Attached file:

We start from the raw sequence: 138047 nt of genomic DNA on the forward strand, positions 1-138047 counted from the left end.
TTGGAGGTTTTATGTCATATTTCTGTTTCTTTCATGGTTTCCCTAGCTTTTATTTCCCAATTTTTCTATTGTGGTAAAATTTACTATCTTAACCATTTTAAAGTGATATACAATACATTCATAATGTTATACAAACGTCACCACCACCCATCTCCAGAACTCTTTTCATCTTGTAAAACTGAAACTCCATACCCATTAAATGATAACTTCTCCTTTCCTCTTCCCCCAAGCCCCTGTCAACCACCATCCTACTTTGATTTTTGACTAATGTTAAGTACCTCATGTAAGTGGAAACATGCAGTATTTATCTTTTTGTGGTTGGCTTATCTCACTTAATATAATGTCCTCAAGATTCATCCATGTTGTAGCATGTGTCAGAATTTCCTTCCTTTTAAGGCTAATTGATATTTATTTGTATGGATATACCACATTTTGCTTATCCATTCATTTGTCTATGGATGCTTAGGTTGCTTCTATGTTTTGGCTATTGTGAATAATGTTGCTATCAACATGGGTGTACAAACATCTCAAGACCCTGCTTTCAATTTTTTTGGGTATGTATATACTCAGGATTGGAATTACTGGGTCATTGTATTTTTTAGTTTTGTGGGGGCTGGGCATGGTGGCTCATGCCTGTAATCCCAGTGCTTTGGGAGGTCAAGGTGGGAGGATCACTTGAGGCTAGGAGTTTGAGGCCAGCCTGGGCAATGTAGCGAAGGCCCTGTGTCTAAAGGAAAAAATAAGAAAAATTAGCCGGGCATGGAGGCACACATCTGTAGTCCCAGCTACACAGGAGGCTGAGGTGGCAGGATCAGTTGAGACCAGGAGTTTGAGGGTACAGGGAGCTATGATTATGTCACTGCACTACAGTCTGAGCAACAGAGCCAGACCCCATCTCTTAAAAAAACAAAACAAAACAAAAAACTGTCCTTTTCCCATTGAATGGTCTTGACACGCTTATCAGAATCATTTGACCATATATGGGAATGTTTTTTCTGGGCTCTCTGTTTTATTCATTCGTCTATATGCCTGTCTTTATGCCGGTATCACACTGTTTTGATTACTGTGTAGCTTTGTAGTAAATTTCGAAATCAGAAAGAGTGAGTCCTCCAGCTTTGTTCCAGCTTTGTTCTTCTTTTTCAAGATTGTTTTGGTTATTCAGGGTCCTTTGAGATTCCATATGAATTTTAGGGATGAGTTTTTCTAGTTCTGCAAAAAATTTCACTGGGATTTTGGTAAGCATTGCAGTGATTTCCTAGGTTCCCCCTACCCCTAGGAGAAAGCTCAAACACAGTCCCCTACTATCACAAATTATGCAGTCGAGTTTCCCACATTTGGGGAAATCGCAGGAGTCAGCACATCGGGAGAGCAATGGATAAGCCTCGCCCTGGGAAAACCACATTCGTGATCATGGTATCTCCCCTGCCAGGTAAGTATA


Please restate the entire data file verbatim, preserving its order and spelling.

We start from the raw sequence: 138047 nt of genomic DNA on the forward strand, positions 1-138047 counted from the left end.
TTGGAGGTTTTATGTCATATTTCTGTTTCTTTCATGGTTTCCCTAGCTTTTATTTCCCAATTTTTCTATTGTGGTAAAATTTACTATCTTAACCATTTTAAAGTGATATACAATACATTCATAATGTTATACAAACGTCACCACCACCCATCTCCAGAACTCTTTTCATCTTGTAAAACTGAAACTCCATACCCATTAAATGATAACTTCTCCTTTCCTCTTCCCCCAAGCCCCTGTCAACCACCATCCTACTTTGATTTTTGACTAATGTTAAGTACCTCATGTAAGTGGAAACATGCAGTATTTATCTTTTTGTGGTTGGCTTATCTCACTTAATATAATGTCCTCAAGATTCATCCATGTTGTAGCATGTGTCAGAATTTCCTTCCTTTTAAGGCTAATTGATATTTATTTGTATGGATATACCACATTTTGCTTATCCATTCATTTGTCTATGGATGCTTAGGTTGCTTCTATGTTTTGGCTATTGTGAATAATGTTGCTATCAACATGGGTGTACAAACATCTCAAGACCCTGCTTTCAATTTTTTTGGGTATGTATATACTCAGGATTGGAATTACTGGGTCATTGTATTTTTTAGTTTTGTGGGGGCTGGGCATGGTGGCTCATGCCTGTAATCCCAGTGCTTTGGGAGGTCAAGGTGGGAGGATCACTTGAGGCTAGGAGTTTGAGGCCAGCCTGGGCAATGTAGCGAAGGCCCTGTGTCTAAAGGAAAAAATAAGAAAAATTAGCCGGGCATGGAGGCACACATCTGTAGTCCCAGCTACACAGGAGGCTGAGGTGGCAGGATCAGTTGAGACCAGGAGTTTGAGGGTACAGGGAGCTATGATTATGTCACTGCACTACAGTCTGAGCAACAGAGCCAGACCCCATCTCTTAAAAAAACAAAACAAAACAAAAAACTGTCCTTTTCCCATTGAATGGTCTTGACACGCTTATCAGAATCATTTGACCATATATGGGAATGTTTTTTCTGGGCTCTCTGTTTTATTCATTCGTCTATATGCCTGTCTTTATGCCGGTATCACACTGTTTTGATTACTGTGTAGCTTTGTAGTAAATTTCGAAATCAGAAAGAGTGAGTCCTCCAGCTTTGTTCCAGCTTTGTTCTTCTTTTTCAAGATTGTTTTGGTTATTCAGGGTCCTTTGAGATTCCATATGAATTTTAGGGATGAGTTTTTCTAGTTCTGCAAAAAATTTCACTGGGATTTTGGTAAGCATTGCAGTGATTTCCTAGGTTCCCCCTACCCCTAGGAGAAAGCTCAAACACAGTCCCCTACTATCACAAATTATGCAGTCGAGTTTCCCACATTTGGGGAAATCGCAGGAGTCAGCACATCGGGAGAGCAATGGATAAGCCTCGCCCTGGGAAAACCACATTCGTGATCATGGTATCTCCCCTGCCAGGTAAGTATA